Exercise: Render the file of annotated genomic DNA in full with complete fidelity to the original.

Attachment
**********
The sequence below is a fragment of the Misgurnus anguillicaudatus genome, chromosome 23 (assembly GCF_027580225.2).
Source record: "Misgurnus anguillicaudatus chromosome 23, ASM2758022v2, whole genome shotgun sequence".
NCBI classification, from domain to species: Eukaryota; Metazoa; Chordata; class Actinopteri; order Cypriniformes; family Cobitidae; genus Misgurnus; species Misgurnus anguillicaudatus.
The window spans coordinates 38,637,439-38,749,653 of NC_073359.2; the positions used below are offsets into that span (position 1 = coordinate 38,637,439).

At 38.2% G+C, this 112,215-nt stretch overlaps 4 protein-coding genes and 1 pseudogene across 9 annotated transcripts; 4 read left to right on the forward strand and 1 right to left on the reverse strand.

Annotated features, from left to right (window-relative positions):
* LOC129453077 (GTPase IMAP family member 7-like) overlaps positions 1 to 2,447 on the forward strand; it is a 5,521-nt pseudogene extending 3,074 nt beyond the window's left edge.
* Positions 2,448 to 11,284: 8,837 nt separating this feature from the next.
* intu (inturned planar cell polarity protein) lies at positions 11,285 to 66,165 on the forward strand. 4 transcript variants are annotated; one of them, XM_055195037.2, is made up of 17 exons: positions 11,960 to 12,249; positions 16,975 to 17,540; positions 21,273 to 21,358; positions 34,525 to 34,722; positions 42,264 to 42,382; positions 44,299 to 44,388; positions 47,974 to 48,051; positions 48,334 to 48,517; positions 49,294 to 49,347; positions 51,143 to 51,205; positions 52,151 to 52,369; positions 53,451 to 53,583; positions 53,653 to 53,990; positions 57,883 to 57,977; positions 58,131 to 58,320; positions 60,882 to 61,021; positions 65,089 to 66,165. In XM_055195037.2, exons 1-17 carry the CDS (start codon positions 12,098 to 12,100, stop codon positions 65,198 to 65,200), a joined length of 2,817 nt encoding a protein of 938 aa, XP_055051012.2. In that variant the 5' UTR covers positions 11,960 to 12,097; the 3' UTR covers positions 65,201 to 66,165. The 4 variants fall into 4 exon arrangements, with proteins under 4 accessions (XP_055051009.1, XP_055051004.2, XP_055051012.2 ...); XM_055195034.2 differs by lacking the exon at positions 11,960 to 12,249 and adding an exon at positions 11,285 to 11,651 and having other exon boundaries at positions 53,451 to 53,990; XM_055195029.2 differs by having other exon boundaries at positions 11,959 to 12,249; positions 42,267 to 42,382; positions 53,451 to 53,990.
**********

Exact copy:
The sequence below is a fragment of the Misgurnus anguillicaudatus genome, chromosome 23 (assembly GCF_027580225.2).
Source record: "Misgurnus anguillicaudatus chromosome 23, ASM2758022v2, whole genome shotgun sequence".
NCBI classification, from domain to species: Eukaryota; Metazoa; Chordata; class Actinopteri; order Cypriniformes; family Cobitidae; genus Misgurnus; species Misgurnus anguillicaudatus.
The window spans coordinates 38,637,439-38,749,653 of NC_073359.2; the positions used below are offsets into that span (position 1 = coordinate 38,637,439).

At 38.2% G+C, this 112,215-nt stretch overlaps 4 protein-coding genes and 1 pseudogene across 9 annotated transcripts; 4 read left to right on the forward strand and 1 right to left on the reverse strand.

Annotated features, from left to right (window-relative positions):
* LOC129453077 (GTPase IMAP family member 7-like) overlaps positions 1 to 2,447 on the forward strand; it is a 5,521-nt pseudogene extending 3,074 nt beyond the window's left edge.
* Positions 2,448 to 11,284: 8,837 nt separating this feature from the next.
* intu (inturned planar cell polarity protein) lies at positions 11,285 to 66,165 on the forward strand. 4 transcript variants are annotated; one of them, XM_055195037.2, is made up of 17 exons: positions 11,960 to 12,249; positions 16,975 to 17,540; positions 21,273 to 21,358; positions 34,525 to 34,722; positions 42,264 to 42,382; positions 44,299 to 44,388; positions 47,974 to 48,051; positions 48,334 to 48,517; positions 49,294 to 49,347; positions 51,143 to 51,205; positions 52,151 to 52,369; positions 53,451 to 53,583; positions 53,653 to 53,990; positions 57,883 to 57,977; positions 58,131 to 58,320; positions 60,882 to 61,021; positions 65,089 to 66,165. In XM_055195037.2, exons 1-17 carry the CDS (start codon positions 12,098 to 12,100, stop codon positions 65,198 to 65,200), a joined length of 2,817 nt encoding a protein of 938 aa, XP_055051012.2. In that variant the 5' UTR covers positions 11,960 to 12,097; the 3' UTR covers positions 65,201 to 66,165. The 4 variants fall into 4 exon arrangements, with proteins under 4 accessions (XP_055051009.1, XP_055051004.2, XP_055051012.2 ...); XM_055195034.2 differs by lacking the exon at positions 11,960 to 12,249 and adding an exon at positions 11,285 to 11,651 and having other exon boundaries at positions 53,451 to 53,990; XM_055195029.2 differs by having other exon boundaries at positions 11,959 to 12,249; positions 42,267 to 42,382; positions 53,451 to 53,990.